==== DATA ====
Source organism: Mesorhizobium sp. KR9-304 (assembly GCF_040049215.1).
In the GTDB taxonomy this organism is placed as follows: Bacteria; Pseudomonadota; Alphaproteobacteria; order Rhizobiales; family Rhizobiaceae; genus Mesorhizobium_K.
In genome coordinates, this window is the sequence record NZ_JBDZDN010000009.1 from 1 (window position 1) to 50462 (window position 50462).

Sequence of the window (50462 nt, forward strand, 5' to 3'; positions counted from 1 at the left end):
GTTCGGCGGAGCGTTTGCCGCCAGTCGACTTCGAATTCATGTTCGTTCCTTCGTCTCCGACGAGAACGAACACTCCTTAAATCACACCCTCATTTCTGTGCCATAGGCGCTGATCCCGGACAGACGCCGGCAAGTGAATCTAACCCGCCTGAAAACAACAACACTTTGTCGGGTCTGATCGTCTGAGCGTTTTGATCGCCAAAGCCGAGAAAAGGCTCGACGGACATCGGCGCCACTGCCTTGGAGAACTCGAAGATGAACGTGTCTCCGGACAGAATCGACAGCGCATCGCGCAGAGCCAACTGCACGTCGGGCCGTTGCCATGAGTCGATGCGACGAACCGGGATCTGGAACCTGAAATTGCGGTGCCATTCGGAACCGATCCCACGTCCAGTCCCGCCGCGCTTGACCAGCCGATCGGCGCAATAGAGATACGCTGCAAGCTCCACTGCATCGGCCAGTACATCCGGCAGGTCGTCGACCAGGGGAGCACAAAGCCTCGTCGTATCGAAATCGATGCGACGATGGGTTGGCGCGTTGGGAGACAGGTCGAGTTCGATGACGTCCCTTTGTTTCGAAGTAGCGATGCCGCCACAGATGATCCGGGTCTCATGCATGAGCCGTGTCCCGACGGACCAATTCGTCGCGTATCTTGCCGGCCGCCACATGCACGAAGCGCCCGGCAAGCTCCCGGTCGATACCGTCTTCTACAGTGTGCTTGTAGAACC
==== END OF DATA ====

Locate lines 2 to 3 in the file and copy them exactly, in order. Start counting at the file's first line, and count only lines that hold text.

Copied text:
In the GTDB taxonomy this organism is placed as follows: Bacteria; Pseudomonadota; Alphaproteobacteria; order Rhizobiales; family Rhizobiaceae; genus Mesorhizobium_K.
In genome coordinates, this window is the sequence record NZ_JBDZDN010000009.1 from 1 (window position 1) to 50462 (window position 50462).